Medical journals join forces to call for stricter climate regulations
World leaders must make more of an effort to combat climate change. That was the call to action published last week in more than two hundred medical/scientific journals. Professor Marcel Olde Rikkert is one of the authors of the editorial commentary.
Olde Rikkert, professor of clinical geriatrics at Radboud university medical center is editor in chief of the Nederlands Tijdschrift voor Geneeskunde. This journal was one of the seventeen initiators of the call to action which was subsequently published by 230 medical journals. They included such prestigious journals as The Lancet, NEJM and the British Medical Journal. According to the professor, there’s a real need for doctors too to make their voices heard in the climate debate.
Shouldn’t climate scientists be making such an appeal, rather than doctors?
‘Climate change is relevant to everyone, not just climate scientists. We are seeing the negative consequences in medicine too. Every day in the treatment room. We feel it’s therefore necessary as doctors to put pressure on the politicians. Even though there’s a lot of focus on climate issues, no concrete action is being taken. We believe that the Netherlands should be climate neutral by 2045.’
What consequences are you seeing in medicine?
‘Climate change causes damage to health in all kinds of areas. Let me name four consequences. Firstly, we will have more excess mortality due to heatwaves. Those kinds of extreme weather are occurring more and more frequently. For every day a heatwave lasts, 400 more people die in the Netherlands than normally; we know this from mortality statistics. Secondly, a hotter climate brings with it poorer air quality. There is an increase in the amount of ozone and the period in which there is pollen in the air is longer too. That leads to more problems with illness, for lung patients for example, or people with allergies.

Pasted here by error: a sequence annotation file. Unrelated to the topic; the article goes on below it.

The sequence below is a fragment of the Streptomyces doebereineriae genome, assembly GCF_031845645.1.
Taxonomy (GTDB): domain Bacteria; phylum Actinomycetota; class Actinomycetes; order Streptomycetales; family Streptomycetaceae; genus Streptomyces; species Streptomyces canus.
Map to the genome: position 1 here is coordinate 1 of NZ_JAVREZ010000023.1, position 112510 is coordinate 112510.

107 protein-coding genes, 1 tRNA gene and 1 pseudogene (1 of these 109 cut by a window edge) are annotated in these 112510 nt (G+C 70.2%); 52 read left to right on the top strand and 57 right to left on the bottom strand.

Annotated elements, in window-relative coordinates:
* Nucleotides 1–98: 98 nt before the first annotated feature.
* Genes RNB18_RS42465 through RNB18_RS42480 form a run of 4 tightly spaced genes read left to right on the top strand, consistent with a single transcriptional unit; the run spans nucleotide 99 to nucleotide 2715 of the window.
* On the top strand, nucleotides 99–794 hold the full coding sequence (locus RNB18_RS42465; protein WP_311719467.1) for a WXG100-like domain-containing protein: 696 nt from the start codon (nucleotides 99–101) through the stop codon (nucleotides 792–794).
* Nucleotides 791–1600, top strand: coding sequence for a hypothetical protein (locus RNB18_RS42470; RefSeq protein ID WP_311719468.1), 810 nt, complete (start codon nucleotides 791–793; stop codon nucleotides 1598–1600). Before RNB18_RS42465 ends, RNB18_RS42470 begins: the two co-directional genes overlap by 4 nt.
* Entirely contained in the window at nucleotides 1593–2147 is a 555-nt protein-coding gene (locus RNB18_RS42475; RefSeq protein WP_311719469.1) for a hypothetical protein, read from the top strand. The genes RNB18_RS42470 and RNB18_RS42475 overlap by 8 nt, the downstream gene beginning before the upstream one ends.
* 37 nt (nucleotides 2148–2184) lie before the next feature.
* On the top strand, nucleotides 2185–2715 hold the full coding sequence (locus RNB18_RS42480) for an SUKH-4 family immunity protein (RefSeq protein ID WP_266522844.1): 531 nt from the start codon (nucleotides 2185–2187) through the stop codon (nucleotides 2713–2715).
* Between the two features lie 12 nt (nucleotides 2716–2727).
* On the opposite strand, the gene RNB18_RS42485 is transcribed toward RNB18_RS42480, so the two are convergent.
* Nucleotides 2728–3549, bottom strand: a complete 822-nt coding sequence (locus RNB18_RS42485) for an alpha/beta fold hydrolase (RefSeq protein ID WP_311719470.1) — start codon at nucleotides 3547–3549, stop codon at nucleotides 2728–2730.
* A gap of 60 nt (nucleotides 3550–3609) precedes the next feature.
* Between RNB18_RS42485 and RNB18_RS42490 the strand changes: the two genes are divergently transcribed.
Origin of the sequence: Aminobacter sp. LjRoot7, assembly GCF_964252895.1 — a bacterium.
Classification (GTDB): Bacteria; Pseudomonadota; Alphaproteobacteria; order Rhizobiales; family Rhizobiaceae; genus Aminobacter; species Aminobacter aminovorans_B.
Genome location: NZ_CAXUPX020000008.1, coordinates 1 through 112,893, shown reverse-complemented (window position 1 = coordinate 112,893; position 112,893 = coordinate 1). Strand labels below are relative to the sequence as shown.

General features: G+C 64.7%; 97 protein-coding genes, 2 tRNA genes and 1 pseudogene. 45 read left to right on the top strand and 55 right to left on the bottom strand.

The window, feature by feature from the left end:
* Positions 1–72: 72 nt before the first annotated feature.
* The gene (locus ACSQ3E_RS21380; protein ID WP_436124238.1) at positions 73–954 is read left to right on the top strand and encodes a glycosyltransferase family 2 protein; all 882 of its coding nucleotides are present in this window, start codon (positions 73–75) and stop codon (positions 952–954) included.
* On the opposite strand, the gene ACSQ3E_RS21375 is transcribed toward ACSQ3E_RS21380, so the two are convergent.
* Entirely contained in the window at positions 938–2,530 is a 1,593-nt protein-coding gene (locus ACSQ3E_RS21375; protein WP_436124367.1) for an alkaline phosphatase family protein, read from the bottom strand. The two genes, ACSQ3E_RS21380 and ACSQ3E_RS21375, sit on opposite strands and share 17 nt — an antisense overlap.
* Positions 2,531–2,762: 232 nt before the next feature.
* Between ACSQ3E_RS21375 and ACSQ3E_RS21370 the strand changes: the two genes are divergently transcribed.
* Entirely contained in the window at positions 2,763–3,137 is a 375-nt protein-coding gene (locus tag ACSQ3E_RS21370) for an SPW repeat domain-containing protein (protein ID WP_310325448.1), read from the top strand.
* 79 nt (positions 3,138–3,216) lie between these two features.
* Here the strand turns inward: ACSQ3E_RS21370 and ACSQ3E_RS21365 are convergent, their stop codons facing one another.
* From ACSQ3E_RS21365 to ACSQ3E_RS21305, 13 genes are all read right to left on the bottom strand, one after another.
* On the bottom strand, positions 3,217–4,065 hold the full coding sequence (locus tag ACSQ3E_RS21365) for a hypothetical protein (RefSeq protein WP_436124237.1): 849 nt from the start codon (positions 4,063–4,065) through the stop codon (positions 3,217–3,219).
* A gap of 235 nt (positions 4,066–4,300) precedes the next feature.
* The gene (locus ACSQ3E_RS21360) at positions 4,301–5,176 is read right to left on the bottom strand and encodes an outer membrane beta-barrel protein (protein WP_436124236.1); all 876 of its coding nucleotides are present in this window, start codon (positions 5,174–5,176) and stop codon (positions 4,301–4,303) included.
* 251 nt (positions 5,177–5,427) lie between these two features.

Thirdly, we’re seeing more infectious diseases, including tropical diseases never previously found here, such as the West Nile virus. And fungal infections -relatively difficult to combat – are increasing because fungi thrive better in mild winters. And lastly, there is an increase in the cases of skin cancer.’
Is this not a bit like the pot calling the kettle black? The world of healthcare is not sustainable either. Almost every gauze and syringe is separately packaged and doctors fly all over the world to attend conferences.
‘That’s true. That’s why the appeal is directed towards our own professional group. There are all sorts of ill-considered practices that could be much better. The number of disposable items and the use of plastic must decrease, as must the amount of unused medicine, worth somewhere in the region of 100 million euro a year, some of the residue of which ends up in the environment.’
Should you want to be taking such an activist stand as healthcare professionals?
‘The word activism has become a bit tainted. In fact, it’s nothing other than wanting to contribute to something, in our case people’s health, by way of an extra-parliamentary route. In that sense, this appeal follows the tradition of such famous physicians as Samuel Sarphati and Jacobus Penn. They advocated for good sewage systems for example, in the nineteenth century, to improve hygiene.
And don’t forget that doctors are already focusing a lot on prevention of illness. We’re continually pointing out the dangers of smoking and obesity. The Nederlands Tijdschrift voor Geneeskunde takes part in that too. In that sense, it’s not so strange that we are now encouraging people to eat less meat, because it’s better for both their health and the climate.’
Will people respond to your call for more climate regulations?
‘We’re talking about more than 230 medical journals, worldwide, who are unanimously publishing it right now. That will certainly be heard. There’s a UN summit this month about sustainable development goals. Then there’s a big climate summit in Glasgow in November, where world leaders will make agreements about climate regulations. My hope is that we can give them a little nudge in the right direction.’